If the idea of using Linux in your business is one that makes you nervous, chances are you've fallen prey to one or more of the many myths out there that are frequently disseminated by competing vendors such as Microsoft. After all, each Linux user means one less sale for such companies, so they have a powerful motivation to spread such FUD.
In fact, the ranks of businesses and government organizations using Linux grows every day, and for good reason: it's simply a good business choice. Let's take a look, then, at some of the top anxiety-causing myths and dispel them once and for all.
1. "It's hard to install"
Today, installing Linux is actually easier than installing Windows. Of course, most people don't install Windows themselves--rather, it comes preinstalled on their hardware, and that's an option with Linux too, if you're in the market for a new machine anyway.
If not, however, the best thing to do is first try out the distribution you're interested in via a Live CD or Live USB. Then, once you decide you like it, you can either install it in dual-boot fashion, so that both Linux and Windows are available to you all the time, or you can install Linux instead of Windows.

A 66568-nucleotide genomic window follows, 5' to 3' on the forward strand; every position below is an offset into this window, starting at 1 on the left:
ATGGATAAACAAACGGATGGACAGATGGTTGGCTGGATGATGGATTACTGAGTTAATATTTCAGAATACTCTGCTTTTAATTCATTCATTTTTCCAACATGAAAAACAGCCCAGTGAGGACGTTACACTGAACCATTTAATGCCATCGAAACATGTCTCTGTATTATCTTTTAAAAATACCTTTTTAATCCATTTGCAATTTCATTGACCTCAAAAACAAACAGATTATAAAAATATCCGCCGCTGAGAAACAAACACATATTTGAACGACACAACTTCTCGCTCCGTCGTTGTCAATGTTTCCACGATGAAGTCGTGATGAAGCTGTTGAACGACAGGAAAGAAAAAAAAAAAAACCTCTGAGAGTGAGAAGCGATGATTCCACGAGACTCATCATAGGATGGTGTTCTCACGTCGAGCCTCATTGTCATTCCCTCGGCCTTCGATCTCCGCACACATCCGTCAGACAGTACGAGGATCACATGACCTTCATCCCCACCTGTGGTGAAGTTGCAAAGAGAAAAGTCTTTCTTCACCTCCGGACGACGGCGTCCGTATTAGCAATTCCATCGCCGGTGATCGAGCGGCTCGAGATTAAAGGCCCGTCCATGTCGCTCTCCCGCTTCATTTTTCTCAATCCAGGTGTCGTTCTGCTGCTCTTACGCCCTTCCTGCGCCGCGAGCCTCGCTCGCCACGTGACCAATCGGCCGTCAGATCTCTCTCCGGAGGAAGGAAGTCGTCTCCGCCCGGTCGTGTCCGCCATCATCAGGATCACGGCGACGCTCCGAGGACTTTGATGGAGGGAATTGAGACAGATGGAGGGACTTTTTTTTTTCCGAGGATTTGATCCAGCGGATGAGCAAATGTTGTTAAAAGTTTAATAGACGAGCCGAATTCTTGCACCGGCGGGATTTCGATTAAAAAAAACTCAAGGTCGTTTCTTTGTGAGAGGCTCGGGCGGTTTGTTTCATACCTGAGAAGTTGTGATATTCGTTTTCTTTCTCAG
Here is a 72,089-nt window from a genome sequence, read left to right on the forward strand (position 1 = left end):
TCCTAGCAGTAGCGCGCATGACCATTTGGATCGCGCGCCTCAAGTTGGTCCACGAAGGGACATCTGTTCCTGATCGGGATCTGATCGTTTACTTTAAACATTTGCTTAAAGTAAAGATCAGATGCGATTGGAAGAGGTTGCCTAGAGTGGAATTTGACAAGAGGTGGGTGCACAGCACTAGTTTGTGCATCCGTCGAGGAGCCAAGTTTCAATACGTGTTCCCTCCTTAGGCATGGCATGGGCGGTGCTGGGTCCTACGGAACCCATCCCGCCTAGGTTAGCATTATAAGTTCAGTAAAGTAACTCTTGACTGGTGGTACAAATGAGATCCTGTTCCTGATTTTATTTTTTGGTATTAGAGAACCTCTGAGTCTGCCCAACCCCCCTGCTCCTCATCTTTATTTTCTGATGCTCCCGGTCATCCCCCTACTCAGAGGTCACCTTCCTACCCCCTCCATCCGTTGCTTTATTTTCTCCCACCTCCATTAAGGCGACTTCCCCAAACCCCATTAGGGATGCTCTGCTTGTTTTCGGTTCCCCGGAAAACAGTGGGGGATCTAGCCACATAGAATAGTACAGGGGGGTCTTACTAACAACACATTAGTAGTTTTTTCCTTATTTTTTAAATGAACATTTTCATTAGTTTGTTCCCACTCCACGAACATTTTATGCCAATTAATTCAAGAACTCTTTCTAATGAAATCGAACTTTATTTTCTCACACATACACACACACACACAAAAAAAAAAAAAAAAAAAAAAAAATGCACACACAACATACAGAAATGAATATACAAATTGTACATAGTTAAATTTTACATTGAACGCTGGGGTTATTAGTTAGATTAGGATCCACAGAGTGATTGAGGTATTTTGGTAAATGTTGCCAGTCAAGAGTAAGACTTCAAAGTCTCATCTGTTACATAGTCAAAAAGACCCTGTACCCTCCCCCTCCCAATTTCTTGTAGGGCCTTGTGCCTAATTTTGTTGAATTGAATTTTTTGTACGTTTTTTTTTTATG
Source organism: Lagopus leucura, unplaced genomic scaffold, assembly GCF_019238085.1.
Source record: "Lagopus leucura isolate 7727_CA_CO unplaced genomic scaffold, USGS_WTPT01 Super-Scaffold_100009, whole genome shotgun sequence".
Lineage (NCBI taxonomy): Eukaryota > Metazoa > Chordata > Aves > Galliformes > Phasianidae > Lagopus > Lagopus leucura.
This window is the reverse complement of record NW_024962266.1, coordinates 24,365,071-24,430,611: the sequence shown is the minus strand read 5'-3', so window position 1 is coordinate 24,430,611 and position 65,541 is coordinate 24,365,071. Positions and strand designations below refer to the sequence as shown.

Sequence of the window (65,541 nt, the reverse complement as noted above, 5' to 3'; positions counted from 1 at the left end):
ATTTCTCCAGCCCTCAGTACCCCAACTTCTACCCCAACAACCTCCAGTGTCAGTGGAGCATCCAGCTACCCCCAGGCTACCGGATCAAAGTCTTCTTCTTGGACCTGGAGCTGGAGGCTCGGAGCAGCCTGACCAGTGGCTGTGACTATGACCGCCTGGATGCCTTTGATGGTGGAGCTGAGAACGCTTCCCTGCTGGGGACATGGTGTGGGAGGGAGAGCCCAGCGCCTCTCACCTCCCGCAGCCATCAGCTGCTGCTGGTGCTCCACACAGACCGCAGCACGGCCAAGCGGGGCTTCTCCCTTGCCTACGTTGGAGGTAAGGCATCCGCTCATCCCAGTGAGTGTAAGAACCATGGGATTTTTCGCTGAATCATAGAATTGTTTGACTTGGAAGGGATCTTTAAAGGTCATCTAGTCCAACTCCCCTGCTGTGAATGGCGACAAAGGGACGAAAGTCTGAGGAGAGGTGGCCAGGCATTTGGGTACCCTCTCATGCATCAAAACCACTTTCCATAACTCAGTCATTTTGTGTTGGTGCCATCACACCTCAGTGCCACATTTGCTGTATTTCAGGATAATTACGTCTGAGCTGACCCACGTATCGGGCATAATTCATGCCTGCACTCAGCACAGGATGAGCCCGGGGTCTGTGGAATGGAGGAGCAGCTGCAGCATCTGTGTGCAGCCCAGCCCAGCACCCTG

Either way, installation has become extremely simple over the years, particularly on distributions such as Ubuntu, Fedora, Linux Mint and openSUSE. Most include a step-by-step wizard and very easy-to-understand graphical tools; they also typically offer a way to automate the process. A full installation will probably take no more than 30 minutes, including basic apps.
2. "It's just for experts"
That Linux is more difficult to use than Windows and Macs is probably one of the most enduring and yet unjustified myths in existence today. It certainly used to be true--say, 10 years ago. Today, however, the inclusion of attractive graphical user interfaces and other usability improvements in many distributions means that even elementary school children can use Linux easily.
Now, server usage is a different story--just as it is under Windows, for example. And Linux won't be exactly the same as a Mac or Windows. But on the desktop, if you're used to the GUI of Windows or Mac OS X, you should have no trouble getting used to Linux. It's that simple.